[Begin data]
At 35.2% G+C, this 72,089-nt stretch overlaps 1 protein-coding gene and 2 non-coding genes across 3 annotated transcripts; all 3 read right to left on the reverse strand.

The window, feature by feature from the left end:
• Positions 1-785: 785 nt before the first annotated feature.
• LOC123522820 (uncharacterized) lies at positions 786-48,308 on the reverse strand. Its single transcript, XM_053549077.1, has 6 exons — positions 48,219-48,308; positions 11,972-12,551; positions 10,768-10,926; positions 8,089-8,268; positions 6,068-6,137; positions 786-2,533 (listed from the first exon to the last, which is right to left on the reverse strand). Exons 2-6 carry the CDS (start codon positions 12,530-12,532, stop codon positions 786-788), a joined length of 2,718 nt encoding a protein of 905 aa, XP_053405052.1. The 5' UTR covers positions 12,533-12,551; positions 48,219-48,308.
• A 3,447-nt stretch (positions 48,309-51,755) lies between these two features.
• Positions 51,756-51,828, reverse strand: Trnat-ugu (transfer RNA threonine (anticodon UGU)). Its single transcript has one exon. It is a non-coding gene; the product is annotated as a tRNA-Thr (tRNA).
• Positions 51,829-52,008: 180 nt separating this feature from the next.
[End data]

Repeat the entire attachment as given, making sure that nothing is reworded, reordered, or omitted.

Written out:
At 35.2% G+C, this 72,089-nt stretch overlaps 1 protein-coding gene and 2 non-coding genes across 3 annotated transcripts; all 3 read right to left on the reverse strand.

The window, feature by feature from the left end:
• Positions 1-785: 785 nt before the first annotated feature.
• LOC123522820 (uncharacterized) lies at positions 786-48,308 on the reverse strand. Its single transcript, XM_053549077.1, has 6 exons — positions 48,219-48,308; positions 11,972-12,551; positions 10,768-10,926; positions 8,089-8,268; positions 6,068-6,137; positions 786-2,533 (listed from the first exon to the last, which is right to left on the reverse strand). Exons 2-6 carry the CDS (start codon positions 12,530-12,532, stop codon positions 786-788), a joined length of 2,718 nt encoding a protein of 905 aa, XP_053405052.1. The 5' UTR covers positions 12,533-12,551; positions 48,219-48,308.
• A 3,447-nt stretch (positions 48,309-51,755) lies between these two features.
• Positions 51,756-51,828, reverse strand: Trnat-ugu (transfer RNA threonine (anticodon UGU)). Its single transcript has one exon. It is a non-coding gene; the product is annotated as a tRNA-Thr (tRNA).
• Positions 51,829-52,008: 180 nt separating this feature from the next.